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Commentary & Analysis

Want More Donor Revenue? Write a Better Thank You Letter

Data insights and expert testimony tell a powerful tale: a nonprofit’s “thank you” letter matters more than many people might think. Get it right and donors feel great and are motivated to keep giving. Get it wrong and they disconnect. So get it right!

By Heidi Tolliver-Walker
Published: January 22, 2020

Sitting in my hand is a “thank you” letter from Compassion International, a child sponsorship organization, thanking me for supporting two children, Ana Paula and Genesis. This morning, I’d just finished watching a webinar on writing the perfect thank you letter, so the timing was perfect. How did this one compare to the models I’d just seen? Very well on all counts. It made me appreciate Compassion all the more because, clearly, they’d put significant thought into the letter and valued me, as a donor, enough to do it well.

Why does this matter? It drives home the importance of the thank you letter in nonprofit work.  

Gail Perry, president of Gail Perry Fundraising Associates, says that the thank you letter may be the most important communication a nonprofit sends, even more than the appeal itself. Why? Because 2–3x more is spent on recruiting new donors than new donors give on their first donation. If you don’t convert donors to recurring givers, you’ll go under. You can’t spend more to acquire new donors than they give in donations. It doesn't work that way.

The fact is, if you don’t thank your donors, they will disconnect and go away. Some more data:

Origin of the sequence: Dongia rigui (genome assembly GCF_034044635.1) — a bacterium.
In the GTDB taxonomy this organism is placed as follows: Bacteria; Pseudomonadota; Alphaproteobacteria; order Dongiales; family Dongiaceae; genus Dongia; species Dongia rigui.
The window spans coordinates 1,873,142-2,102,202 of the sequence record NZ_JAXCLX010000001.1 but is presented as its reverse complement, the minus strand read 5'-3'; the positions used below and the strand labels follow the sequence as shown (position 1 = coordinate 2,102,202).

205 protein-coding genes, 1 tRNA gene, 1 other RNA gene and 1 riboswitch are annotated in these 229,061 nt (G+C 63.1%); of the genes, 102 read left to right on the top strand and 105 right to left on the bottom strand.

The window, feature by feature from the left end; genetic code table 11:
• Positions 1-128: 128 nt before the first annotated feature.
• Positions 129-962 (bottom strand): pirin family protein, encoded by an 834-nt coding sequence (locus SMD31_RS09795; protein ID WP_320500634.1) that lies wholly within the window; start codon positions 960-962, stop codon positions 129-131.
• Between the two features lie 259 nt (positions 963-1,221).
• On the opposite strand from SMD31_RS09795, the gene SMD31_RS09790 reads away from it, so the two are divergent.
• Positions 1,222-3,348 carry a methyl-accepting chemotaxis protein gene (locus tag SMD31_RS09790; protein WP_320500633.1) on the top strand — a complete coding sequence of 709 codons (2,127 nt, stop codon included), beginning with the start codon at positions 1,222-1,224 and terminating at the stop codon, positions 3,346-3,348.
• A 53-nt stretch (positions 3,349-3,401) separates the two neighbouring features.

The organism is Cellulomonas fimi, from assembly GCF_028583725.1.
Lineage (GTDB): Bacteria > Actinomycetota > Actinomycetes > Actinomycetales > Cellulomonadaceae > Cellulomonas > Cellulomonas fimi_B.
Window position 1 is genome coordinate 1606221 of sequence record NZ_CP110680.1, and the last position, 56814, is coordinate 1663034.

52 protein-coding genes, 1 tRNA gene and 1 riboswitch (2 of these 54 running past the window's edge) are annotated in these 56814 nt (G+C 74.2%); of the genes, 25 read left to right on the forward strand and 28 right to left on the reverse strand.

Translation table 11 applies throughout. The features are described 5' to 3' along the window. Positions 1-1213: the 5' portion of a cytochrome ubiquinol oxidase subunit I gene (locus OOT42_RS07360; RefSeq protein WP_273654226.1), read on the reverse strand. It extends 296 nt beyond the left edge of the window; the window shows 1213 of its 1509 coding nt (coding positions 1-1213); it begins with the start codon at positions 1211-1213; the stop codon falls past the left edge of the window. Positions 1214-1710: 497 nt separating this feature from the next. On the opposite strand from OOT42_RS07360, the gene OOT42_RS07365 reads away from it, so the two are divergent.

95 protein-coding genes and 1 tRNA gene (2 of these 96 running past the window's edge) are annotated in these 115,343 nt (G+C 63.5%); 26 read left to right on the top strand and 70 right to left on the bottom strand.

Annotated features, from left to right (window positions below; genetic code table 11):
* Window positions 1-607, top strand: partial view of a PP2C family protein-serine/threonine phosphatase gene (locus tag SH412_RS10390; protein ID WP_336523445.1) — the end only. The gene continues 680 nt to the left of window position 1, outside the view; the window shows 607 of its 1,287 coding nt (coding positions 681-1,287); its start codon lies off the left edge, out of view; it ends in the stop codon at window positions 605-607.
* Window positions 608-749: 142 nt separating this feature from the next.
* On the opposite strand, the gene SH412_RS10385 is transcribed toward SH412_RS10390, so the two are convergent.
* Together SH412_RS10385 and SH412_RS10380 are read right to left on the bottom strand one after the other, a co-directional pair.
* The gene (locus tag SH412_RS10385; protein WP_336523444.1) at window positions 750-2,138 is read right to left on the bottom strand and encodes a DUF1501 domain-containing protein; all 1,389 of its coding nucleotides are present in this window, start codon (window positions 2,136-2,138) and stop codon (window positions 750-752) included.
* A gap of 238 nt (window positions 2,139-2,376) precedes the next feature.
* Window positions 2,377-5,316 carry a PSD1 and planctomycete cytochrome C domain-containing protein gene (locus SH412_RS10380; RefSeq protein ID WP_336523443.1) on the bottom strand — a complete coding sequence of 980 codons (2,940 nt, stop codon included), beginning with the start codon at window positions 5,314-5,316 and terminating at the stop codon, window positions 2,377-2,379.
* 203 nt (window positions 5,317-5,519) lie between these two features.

• 53% of donors leave because of lack of nonprofit communication.
  • 7 out of 10 people said they had a better recall of receiving thank you letters than the appeals themselves.  Thank you letters matter.
  • 7 out of 10 people said their thank you letter was  “ordinary and predictable.” In other words, “eh.”

If donors are more likely to remember the thank you letter than the appeal, you don’t want to send a letter that’s “eh”!

According to Perry, here’s how to keep donors coming back:

  1. Make your thank you letter great.
  • Give the donor credit for the work you are doing. Say, “With your gift, you are feeding hungry children,” not “Your donation helps us feed hungry children.” Make the donor the center of communication, not you.
  • Use stories and pictures to elicit an emotional reaction.
  • Assure donors they have made a wise investment. Show them where their gift is going and how it’s being used. Be specific.
  • Get the details right. No typos, grammar mistakes, or personalization bloopers!
  • Get the letter out quickly. One study found that getting the thank you letter out promptly influences 44% of study donors’ future giving decisions.
  1. Move immediately from “thank you” to nurturing.
  • Continue to communicate with the donor, encouraging them to engage on social media.
  • Send email updates and status reports.
  • Put on special events just for donors.
  • Have volunteers make personal phone calls, thanking them for their support.
  • Send personal letters from people who have benefitted from the gift. Perry cites data that 76% of study donors say getting a personal letter from someone who has benefitted from the charity’s work is very meaningful.

The thank you letter a nonprofit writes to its donors is one of the most important—if not the most important—communication the organization can send. Get it wrong and donors disengage and go away. Get it right and donors will feel great about their gift and be motivated to keep giving.

As an MSP, this is a great place you can be a truly valued partner to your clients. Don’t let them be “eh”! Help them craft thank you messaging that works.

Source: Data drawn from Gail Perry’s presentation in the webinar “Cultivate Donor Loyalty with the Perfect Thank You,” presented by Mobile Cause.

Heidi Tolliver-Walker Heidi is an industry analyst specializing in digital, one-to-one, personalized URL, and Web-to-print applications. Her Marketer’s Primer Series, availalbe through Digital Printing Reports, includes “Digital Printing: Transforming Business and Marketing Models,” 1:1 (Personalized) Printing: Boosting Profits Through Relevance,” “Personalized URLs: Beyond the Hype,” and “Web-to-Print: Transforming Document Management and Marketing.”

 

Discussion

By Mike Porter on Jan 23, 2020

Great article Heidi. I'm sharing it with my print service provider clients.

 

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